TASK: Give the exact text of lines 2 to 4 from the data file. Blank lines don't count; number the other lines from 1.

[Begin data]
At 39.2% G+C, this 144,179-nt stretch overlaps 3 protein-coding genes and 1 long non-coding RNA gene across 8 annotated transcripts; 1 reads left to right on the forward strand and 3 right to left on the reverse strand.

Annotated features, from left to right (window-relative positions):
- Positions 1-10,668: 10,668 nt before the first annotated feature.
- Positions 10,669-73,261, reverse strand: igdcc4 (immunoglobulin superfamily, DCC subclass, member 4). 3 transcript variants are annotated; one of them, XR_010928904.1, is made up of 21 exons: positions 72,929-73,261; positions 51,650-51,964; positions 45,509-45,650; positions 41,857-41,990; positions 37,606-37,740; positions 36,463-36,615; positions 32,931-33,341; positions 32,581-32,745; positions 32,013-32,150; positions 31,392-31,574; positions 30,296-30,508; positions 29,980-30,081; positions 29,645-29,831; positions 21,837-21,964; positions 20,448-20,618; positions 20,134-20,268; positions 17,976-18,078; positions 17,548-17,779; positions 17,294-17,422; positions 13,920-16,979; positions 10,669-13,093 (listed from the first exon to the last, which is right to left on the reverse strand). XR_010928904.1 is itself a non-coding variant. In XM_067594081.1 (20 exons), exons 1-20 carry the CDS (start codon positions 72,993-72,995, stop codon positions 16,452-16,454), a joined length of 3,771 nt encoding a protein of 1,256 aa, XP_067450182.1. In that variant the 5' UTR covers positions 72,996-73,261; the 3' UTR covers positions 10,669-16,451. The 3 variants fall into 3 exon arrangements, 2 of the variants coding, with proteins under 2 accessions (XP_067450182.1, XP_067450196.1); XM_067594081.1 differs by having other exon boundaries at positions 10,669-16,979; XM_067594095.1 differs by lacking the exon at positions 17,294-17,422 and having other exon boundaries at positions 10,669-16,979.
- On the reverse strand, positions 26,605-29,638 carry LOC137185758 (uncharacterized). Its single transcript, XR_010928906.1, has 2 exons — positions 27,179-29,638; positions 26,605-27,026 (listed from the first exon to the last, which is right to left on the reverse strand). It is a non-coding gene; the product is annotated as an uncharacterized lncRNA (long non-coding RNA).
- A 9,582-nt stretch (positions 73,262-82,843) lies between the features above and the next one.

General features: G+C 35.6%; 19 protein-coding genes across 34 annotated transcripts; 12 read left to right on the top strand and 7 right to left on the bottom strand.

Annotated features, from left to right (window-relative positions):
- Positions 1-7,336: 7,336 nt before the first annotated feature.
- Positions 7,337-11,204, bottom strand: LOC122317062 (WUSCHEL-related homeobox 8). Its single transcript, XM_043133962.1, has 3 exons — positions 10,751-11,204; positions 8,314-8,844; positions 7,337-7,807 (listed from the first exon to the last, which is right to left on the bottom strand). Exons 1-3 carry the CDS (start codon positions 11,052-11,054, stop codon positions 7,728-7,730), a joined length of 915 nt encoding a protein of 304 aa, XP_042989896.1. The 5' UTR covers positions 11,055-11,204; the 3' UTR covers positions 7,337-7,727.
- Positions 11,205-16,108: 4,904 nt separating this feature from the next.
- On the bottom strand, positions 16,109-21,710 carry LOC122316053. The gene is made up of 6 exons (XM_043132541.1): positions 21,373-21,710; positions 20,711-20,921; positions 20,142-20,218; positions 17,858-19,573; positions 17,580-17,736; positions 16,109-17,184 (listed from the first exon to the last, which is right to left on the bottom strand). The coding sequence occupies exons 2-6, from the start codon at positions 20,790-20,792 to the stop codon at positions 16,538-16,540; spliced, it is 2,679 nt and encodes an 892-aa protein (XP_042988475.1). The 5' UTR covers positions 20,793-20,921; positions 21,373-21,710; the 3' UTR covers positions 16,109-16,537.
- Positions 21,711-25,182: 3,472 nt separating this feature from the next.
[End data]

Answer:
Annotated features, from left to right (window-relative positions):
- Positions 1-10,668: 10,668 nt before the first annotated feature.
- Positions 10,669-73,261, reverse strand: igdcc4 (immunoglobulin superfamily, DCC subclass, member 4). 3 transcript variants are annotated; one of them, XR_010928904.1, is made up of 21 exons: positions 72,929-73,261; positions 51,650-51,964; positions 45,509-45,650; positions 41,857-41,990; positions 37,606-37,740; positions 36,463-36,615; positions 32,931-33,341; positions 32,581-32,745; positions 32,013-32,150; positions 31,392-31,574; positions 30,296-30,508; positions 29,980-30,081; positions 29,645-29,831; positions 21,837-21,964; positions 20,448-20,618; positions 20,134-20,268; positions 17,976-18,078; positions 17,548-17,779; positions 17,294-17,422; positions 13,920-16,979; positions 10,669-13,093 (listed from the first exon to the last, which is right to left on the reverse strand). XR_010928904.1 is itself a non-coding variant. In XM_067594081.1 (20 exons), exons 1-20 carry the CDS (start codon positions 72,993-72,995, stop codon positions 16,452-16,454), a joined length of 3,771 nt encoding a protein of 1,256 aa, XP_067450182.1. In that variant the 5' UTR covers positions 72,996-73,261; the 3' UTR covers positions 10,669-16,451. The 3 variants fall into 3 exon arrangements, 2 of the variants coding, with proteins under 2 accessions (XP_067450182.1, XP_067450196.1); XM_067594081.1 differs by having other exon boundaries at positions 10,669-16,979; XM_067594095.1 differs by lacking the exon at positions 17,294-17,422 and having other exon boundaries at positions 10,669-16,979.